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New paper details robot previously deemed impossible

An MIT researcher has managed to create a modular robot with no external moving parts that can still move thanks to an internal flywheel.


In 2011, MIT senior John Romanishin proposed an idea for a new type of robot: The robot would shaped like a cube, with no external moving parts, but could nevertheless move, jump, roll, swing and assemble itself into different shapes with other similar robots. His professor, Daniela Rus, told him it couldn’t be done. Rus’ colleague told her it couldn’t be done. Two years later, Rus is a believer and has teamed up with Romanishin and postdoc Kyle Gilpin. Romashin, who has become a researcher at MIT’s Computer Science and Artificial Intelligence Laboratory (CSAIL), is preparing to present a paper detailing the new robots. The paper will be presented at the IEEE/RSJ International Conference on Intelligent Robots and Systems in November.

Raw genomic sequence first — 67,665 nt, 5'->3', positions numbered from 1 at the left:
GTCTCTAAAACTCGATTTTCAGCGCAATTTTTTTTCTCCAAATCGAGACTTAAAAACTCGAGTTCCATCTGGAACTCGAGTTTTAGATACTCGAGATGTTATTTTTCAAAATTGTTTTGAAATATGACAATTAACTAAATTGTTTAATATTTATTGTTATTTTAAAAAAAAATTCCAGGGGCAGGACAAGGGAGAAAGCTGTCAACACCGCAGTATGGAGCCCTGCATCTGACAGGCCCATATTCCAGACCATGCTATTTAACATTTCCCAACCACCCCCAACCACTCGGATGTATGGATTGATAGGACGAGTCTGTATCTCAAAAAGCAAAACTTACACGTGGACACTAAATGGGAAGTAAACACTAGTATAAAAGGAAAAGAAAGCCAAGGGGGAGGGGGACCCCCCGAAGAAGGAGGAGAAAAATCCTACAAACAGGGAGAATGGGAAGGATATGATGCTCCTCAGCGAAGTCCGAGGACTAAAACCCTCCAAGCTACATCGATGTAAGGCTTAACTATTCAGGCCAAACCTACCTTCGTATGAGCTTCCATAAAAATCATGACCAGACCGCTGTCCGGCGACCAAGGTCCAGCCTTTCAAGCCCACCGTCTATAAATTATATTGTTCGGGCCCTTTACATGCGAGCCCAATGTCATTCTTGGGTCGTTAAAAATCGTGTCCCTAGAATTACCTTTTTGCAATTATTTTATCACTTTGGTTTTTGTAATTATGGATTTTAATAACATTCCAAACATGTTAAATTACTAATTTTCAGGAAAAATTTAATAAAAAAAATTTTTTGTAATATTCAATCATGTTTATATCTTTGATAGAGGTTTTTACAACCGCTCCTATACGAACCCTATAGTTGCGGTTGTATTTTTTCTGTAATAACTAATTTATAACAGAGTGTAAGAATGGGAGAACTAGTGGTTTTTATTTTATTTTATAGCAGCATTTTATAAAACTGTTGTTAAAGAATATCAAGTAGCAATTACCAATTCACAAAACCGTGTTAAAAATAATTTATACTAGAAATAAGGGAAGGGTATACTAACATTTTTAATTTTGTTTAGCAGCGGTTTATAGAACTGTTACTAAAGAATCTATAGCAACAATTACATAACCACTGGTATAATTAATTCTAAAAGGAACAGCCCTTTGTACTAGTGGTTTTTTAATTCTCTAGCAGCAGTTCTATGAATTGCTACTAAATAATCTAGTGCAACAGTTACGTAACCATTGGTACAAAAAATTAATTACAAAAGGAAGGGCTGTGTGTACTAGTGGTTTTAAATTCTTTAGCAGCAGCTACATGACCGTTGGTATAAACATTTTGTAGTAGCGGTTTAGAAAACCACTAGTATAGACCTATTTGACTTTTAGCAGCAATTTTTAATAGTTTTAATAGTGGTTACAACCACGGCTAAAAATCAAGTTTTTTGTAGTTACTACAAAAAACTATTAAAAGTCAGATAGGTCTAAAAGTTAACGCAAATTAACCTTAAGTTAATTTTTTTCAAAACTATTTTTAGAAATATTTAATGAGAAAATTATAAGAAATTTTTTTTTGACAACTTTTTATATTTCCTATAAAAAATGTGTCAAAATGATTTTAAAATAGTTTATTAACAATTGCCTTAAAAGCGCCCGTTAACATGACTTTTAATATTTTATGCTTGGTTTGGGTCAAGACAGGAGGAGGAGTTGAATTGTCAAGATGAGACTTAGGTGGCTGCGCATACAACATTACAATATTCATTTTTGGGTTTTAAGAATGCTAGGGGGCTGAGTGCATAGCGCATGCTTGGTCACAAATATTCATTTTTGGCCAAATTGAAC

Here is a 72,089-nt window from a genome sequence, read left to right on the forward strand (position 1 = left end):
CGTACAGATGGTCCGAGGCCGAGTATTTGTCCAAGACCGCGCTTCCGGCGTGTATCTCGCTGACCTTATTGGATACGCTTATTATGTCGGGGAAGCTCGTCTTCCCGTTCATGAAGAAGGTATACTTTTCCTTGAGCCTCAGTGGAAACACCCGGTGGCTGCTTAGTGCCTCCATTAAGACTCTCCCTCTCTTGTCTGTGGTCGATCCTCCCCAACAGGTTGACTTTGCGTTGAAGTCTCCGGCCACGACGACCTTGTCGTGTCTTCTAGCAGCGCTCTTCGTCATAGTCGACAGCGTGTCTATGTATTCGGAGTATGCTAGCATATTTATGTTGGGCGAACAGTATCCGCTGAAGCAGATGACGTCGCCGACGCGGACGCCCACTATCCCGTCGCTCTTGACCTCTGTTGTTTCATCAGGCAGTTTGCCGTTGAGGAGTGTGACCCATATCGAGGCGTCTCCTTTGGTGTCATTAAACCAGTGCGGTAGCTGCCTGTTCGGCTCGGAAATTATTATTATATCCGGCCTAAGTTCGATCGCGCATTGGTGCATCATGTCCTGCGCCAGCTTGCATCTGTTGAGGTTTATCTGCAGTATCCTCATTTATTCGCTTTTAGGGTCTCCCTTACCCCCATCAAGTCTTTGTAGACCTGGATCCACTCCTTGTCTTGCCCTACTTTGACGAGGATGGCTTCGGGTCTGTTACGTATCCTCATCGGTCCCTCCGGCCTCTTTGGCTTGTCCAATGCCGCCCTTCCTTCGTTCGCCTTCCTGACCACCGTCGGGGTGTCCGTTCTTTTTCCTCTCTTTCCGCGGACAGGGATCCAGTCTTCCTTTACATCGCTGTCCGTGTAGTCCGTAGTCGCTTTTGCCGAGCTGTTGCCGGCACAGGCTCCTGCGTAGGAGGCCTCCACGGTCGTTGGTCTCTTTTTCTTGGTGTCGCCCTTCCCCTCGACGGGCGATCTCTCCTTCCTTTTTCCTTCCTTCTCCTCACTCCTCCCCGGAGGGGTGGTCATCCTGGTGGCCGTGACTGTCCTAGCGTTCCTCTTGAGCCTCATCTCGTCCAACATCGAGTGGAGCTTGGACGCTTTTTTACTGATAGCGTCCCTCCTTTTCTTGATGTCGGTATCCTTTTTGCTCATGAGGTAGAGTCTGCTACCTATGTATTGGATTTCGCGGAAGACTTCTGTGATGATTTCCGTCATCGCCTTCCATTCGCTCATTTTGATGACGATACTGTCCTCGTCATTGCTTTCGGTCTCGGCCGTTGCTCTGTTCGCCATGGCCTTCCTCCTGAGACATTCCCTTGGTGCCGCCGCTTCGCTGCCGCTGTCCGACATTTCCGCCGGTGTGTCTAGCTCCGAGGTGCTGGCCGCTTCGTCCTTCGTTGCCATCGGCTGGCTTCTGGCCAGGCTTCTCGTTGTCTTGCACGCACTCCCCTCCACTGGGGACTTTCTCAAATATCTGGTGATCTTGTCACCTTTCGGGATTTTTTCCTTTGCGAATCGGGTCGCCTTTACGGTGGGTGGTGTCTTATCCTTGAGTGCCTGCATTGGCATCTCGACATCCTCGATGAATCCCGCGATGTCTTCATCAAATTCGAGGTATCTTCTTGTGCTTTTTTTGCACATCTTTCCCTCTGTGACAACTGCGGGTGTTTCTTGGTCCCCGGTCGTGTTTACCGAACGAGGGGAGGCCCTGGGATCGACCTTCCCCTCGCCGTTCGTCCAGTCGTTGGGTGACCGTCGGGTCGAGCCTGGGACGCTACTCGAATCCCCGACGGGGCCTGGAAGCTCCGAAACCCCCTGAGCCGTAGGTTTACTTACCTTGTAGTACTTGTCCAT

The secret that empowers the robots, known as M-blocks, is an internal flywheel that can rotate up to 20,000 rpm. A flywheel is a mechanical device that can store rotational energy on a spinning wheel. When the flywheel is braked, its angular momentum is transferred to the cube, allowing for it to roll forward. In addition, permanent magnets on the edges of the cube allow for the robots to attach to each other.


John Romanishin

“It’s one of these things that the [modular-robotics] community has been trying to do for a long time,” says Rus, “We just needed a creative insight and somebody who was passionate enough to keep coming at it—despite being discouraged.” The M-cube is an improvement on previous solutions for modular robots, one being the “sliding-cube” model, which professor Rus was previously involved in. Sliding cube models allow for cubes to, quite simply, slide across each other, and uses much more complex machinery, sometimes with up to 18 motors, to perform the same task that the M-cube can do with just a flywheel.

Via Phys.org

David F.
A grad student in experimental physics, David is fascinated by science, space and technology. When not buried in lecture books, he enjoys movies, gaming and mountainbiking

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